Entrepreneurship and poverty

Woman working at Mitticool pottery factory in India.

Woman working at Mitticool pottery factory in India.

Poverty is a complex sustainability problem, which has an impact on the lives of people on many different levels.  On a societal level, social structures maintain poverty. Instead of having equal opportunities, poverty has a negative impact on the lives of people born in conditions of poverty and it tends to be inherited from one generation to the next generation. Therefore, solutions to poverty ideally challenge the structures of the current system and break the cycle of poverty.

Living in conditions of poverty has also an impact on the community level. This is demonstrated for example in the lack of basic services such as education, energy, health care and clean water. These can be completely absent or the underprivileged part of the population has access only to poor quality services. For example, in low-income communities schools might have crowded classrooms, unqualified teachers and not enough materials for each student.

While these conditions are challenging, these can also act as an inspiration for innovations and entrepreneurial solutions. Since the infrastructure is incomplete, it also means that there is no legacy systems slowing down the adaptation of new technologies and it is possible to leapfrog to a more advantageous system. Further, solution to poverty alleviation should also provide access to services and create jobs, which provide income to the low-income population.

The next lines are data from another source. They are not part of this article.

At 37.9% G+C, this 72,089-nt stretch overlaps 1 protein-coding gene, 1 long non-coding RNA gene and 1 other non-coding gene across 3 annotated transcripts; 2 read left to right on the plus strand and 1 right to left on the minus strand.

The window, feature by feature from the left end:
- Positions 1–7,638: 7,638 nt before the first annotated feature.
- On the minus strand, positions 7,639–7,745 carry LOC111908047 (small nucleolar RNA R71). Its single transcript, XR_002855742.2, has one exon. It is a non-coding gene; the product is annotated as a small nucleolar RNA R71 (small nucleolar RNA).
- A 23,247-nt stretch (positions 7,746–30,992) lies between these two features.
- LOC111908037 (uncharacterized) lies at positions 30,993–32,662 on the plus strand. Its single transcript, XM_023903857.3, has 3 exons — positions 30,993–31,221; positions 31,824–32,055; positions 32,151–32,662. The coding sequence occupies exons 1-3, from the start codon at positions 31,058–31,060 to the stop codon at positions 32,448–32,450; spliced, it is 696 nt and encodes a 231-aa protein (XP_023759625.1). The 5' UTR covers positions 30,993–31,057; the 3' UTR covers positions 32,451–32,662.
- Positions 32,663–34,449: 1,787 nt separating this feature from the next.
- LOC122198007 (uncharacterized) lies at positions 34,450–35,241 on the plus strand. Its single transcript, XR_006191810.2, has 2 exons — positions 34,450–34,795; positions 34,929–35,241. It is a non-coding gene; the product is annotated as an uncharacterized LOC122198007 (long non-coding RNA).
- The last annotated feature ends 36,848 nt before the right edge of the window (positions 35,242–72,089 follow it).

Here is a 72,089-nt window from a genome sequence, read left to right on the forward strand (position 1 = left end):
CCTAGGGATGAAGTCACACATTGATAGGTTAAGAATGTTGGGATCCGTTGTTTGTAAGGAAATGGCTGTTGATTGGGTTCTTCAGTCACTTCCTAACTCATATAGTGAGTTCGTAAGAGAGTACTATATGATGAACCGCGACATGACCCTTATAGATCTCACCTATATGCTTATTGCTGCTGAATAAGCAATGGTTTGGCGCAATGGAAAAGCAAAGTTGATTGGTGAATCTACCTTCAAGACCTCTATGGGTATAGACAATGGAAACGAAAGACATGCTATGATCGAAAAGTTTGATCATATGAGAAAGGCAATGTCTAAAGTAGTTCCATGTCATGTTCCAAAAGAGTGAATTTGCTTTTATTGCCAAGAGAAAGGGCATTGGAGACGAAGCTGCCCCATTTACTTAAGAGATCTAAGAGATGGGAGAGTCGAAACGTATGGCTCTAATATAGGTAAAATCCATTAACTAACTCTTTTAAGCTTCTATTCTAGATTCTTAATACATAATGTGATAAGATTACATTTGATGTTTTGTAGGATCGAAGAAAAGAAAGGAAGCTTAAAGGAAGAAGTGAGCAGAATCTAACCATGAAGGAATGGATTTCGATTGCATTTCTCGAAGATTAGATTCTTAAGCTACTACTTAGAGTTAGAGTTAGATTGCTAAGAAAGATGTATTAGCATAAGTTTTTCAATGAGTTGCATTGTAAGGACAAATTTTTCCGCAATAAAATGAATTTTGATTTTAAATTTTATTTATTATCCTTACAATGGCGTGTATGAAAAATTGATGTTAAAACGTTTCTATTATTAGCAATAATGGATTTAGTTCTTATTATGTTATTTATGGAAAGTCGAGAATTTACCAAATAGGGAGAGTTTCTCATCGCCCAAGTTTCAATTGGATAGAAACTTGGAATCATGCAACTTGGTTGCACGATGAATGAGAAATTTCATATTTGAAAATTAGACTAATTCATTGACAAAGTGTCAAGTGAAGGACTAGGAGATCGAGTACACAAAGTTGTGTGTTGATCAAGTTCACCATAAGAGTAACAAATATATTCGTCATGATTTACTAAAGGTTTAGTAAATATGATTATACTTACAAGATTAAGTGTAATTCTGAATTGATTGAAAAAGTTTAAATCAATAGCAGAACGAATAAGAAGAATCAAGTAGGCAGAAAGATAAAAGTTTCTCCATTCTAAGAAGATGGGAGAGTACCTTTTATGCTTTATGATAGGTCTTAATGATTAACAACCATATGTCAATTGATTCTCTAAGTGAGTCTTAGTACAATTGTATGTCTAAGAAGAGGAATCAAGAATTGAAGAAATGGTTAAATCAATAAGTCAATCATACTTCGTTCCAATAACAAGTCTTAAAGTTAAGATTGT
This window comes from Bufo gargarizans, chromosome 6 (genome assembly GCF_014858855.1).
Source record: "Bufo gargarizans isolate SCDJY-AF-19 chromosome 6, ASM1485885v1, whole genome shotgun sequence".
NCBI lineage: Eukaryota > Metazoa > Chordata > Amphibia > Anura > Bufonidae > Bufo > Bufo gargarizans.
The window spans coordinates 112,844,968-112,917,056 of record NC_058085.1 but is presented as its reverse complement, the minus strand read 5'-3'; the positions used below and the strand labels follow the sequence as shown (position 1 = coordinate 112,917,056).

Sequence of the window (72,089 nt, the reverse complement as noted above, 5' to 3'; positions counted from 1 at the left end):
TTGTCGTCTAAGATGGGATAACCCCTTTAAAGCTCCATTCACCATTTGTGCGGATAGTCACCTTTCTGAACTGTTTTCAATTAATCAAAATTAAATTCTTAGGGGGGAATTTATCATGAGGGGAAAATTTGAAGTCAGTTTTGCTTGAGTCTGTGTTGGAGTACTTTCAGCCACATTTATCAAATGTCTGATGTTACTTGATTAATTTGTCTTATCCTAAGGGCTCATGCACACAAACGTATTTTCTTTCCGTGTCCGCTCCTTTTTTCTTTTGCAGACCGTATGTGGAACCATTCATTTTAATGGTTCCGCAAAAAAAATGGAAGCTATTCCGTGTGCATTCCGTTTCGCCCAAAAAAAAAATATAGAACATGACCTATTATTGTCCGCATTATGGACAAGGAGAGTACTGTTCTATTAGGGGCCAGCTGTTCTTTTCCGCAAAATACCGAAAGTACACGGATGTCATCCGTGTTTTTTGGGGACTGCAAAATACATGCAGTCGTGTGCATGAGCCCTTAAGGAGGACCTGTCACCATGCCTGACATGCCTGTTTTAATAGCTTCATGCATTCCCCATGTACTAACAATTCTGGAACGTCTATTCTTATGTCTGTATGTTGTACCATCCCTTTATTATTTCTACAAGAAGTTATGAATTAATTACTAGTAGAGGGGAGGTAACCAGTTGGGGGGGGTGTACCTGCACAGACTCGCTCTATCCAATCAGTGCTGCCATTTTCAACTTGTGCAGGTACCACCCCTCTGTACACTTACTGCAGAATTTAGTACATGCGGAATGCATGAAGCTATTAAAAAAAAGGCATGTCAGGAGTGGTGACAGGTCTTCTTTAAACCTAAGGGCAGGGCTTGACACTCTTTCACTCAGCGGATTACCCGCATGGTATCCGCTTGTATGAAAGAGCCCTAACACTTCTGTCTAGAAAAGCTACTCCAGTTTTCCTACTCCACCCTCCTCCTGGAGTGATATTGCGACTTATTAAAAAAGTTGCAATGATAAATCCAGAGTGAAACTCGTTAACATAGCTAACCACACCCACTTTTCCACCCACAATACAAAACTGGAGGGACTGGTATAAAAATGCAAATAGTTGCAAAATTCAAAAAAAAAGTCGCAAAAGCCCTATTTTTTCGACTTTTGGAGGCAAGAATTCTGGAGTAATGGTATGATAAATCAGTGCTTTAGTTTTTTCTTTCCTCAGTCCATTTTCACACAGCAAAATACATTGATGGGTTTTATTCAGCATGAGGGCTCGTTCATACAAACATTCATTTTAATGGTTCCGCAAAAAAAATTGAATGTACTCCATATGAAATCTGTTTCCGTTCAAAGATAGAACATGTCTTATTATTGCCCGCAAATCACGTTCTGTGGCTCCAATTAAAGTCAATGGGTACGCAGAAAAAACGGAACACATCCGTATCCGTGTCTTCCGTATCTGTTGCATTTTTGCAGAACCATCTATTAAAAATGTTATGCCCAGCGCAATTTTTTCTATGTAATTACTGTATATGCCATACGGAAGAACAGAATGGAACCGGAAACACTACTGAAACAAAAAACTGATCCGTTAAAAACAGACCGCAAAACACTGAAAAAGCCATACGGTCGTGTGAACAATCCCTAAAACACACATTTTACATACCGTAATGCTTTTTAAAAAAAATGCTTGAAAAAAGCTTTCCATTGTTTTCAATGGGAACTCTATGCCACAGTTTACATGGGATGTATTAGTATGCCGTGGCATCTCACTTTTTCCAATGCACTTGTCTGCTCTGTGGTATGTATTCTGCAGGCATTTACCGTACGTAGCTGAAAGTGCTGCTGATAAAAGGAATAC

On an individual level, it means that due to a limited budget people are less mobile, are more vulnerable in case of illness or injury and have fewer possibilities to participate in activities, which require a payment. Poor individuals are isolated due to the location of their housing, the available infrastructure and sometimes because they do not speak the language prevailing in society. In addition, they face resource-scarcity in everyday activities and do not know about issues going on in society. Peers from the same community tend to have a similar background and thus not able to provide answers to the many unknowns.

The strenuous situation leads to poor people to be forced into entrepreneurship. This so-called necessity entrepreneurship means that entrepreneurial individuals buy a stock of goods in the morning and sell it throughout the day. The profit made in one day has to be enough to buy something to eat, to pay children’s education and other expenses like that, to buy a similar stock the next day and maybe even to save a little. These entrepreneurs have little growth potential and the impact on poverty alleviation is minimal. On an individual level, one solution to poverty is to empower local actors with entrepreneurial qualities and aspirations to become entrepreneur. These entrepreneurs can then provide jobs to other people.

These perspectives are explained and demonstrated in more detail in this video: Creating frugal innovations to solve global sustainability challenges.

Text and photo: Marleen Wierenga